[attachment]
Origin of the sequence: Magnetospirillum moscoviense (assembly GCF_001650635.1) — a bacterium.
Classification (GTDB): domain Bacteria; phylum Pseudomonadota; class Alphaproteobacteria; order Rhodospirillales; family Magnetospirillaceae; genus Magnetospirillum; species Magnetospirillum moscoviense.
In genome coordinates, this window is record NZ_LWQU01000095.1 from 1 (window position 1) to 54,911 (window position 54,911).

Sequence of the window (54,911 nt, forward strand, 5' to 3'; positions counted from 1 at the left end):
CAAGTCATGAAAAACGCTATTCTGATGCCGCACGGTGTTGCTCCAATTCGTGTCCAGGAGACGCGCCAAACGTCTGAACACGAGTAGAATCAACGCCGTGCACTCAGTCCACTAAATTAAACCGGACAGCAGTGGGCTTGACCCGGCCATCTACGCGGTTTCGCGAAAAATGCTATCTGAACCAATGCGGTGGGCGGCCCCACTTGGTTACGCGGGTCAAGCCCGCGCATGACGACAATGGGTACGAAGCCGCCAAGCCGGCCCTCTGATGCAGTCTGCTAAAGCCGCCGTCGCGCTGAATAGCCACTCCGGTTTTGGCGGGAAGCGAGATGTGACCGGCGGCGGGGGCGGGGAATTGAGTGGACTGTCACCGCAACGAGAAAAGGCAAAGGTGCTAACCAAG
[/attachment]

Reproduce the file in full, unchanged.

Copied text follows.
Origin of the sequence: Magnetospirillum moscoviense (assembly GCF_001650635.1) — a bacterium.
Classification (GTDB): domain Bacteria; phylum Pseudomonadota; class Alphaproteobacteria; order Rhodospirillales; family Magnetospirillaceae; genus Magnetospirillum; species Magnetospirillum moscoviense.
In genome coordinates, this window is record NZ_LWQU01000095.1 from 1 (window position 1) to 54,911 (window position 54,911).

Sequence of the window (54,911 nt, forward strand, 5' to 3'; positions counted from 1 at the left end):
CAAGTCATGAAAAACGCTATTCTGATGCCGCACGGTGTTGCTCCAATTCGTGTCCAGGAGACGCGCCAAACGTCTGAACACGAGTAGAATCAACGCCGTGCACTCAGTCCACTAAATTAAACCGGACAGCAGTGGGCTTGACCCGGCCATCTACGCGGTTTCGCGAAAAATGCTATCTGAACCAATGCGGTGGGCGGCCCCACTTGGTTACGCGGGTCAAGCCCGCGCATGACGACAATGGGTACGAAGCCGCCAAGCCGGCCCTCTGATGCAGTCTGCTAAAGCCGCCGTCGCGCTGAATAGCCACTCCGGTTTTGGCGGGAAGCGAGATGTGACCGGCGGCGGGGGCGGGGAATTGAGTGGACTGTCACCGCAACGAGAAAAGGCAAAGGTGCTAACCAAG